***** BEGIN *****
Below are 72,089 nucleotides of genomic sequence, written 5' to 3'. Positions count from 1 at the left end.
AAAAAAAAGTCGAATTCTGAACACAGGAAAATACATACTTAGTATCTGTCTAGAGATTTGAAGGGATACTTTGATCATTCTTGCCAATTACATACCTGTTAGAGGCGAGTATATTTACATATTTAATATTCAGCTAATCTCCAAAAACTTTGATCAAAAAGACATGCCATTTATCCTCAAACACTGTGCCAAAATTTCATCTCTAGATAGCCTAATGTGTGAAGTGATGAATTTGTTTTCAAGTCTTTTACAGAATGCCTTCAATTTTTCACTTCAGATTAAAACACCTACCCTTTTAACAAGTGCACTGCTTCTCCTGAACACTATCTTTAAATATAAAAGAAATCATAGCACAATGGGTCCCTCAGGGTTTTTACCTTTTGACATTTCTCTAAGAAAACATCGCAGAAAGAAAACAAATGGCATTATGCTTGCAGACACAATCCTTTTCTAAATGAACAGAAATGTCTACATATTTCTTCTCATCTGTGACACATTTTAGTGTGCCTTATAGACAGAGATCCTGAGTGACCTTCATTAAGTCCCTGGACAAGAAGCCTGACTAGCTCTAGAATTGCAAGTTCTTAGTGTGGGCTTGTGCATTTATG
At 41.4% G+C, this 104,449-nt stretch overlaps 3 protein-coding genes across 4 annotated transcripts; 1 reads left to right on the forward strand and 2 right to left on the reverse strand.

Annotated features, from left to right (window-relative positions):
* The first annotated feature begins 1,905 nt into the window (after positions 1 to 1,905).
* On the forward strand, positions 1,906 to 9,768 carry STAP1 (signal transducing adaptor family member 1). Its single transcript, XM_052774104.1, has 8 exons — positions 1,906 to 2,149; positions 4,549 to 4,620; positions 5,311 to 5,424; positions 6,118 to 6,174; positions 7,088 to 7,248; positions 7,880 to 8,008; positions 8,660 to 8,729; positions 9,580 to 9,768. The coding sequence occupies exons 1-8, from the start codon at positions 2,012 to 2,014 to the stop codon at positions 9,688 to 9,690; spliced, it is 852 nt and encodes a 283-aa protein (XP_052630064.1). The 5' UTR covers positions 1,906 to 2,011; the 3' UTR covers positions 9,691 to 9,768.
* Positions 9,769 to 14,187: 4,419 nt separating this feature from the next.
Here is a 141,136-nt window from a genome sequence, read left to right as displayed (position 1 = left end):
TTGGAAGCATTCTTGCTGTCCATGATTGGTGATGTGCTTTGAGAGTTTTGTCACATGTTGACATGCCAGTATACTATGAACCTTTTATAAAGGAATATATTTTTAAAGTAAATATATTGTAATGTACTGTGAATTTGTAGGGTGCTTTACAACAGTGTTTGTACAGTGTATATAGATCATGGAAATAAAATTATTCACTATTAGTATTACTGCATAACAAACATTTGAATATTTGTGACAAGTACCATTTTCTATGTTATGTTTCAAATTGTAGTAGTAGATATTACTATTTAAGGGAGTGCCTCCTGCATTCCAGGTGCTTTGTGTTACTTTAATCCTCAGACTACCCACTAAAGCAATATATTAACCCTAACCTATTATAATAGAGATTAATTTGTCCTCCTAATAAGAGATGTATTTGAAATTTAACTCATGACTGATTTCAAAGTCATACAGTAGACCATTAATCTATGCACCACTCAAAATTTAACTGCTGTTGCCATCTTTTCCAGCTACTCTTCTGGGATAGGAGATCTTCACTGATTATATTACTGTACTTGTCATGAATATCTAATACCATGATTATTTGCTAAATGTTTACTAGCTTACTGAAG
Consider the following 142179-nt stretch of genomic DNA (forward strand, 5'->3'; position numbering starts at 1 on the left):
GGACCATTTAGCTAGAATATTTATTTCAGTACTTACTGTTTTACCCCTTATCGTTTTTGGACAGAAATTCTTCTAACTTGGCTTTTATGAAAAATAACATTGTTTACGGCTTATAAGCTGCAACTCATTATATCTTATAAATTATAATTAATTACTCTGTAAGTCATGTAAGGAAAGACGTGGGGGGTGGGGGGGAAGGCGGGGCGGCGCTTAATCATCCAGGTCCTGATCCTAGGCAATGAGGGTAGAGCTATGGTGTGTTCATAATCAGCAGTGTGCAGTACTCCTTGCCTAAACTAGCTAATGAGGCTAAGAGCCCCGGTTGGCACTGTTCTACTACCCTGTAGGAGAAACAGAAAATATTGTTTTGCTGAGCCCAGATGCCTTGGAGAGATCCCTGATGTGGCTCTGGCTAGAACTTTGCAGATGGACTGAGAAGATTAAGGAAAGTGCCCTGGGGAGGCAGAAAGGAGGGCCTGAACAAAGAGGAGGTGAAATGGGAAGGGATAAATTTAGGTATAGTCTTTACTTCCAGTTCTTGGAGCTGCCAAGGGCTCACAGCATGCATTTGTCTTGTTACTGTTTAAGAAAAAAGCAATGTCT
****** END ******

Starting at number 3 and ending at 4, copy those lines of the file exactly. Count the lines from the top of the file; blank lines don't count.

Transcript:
At 41.4% G+C, this 104,449-nt stretch overlaps 3 protein-coding genes across 4 annotated transcripts; 1 reads left to right on the forward strand and 2 right to left on the reverse strand.

Annotated features, from left to right (window-relative positions):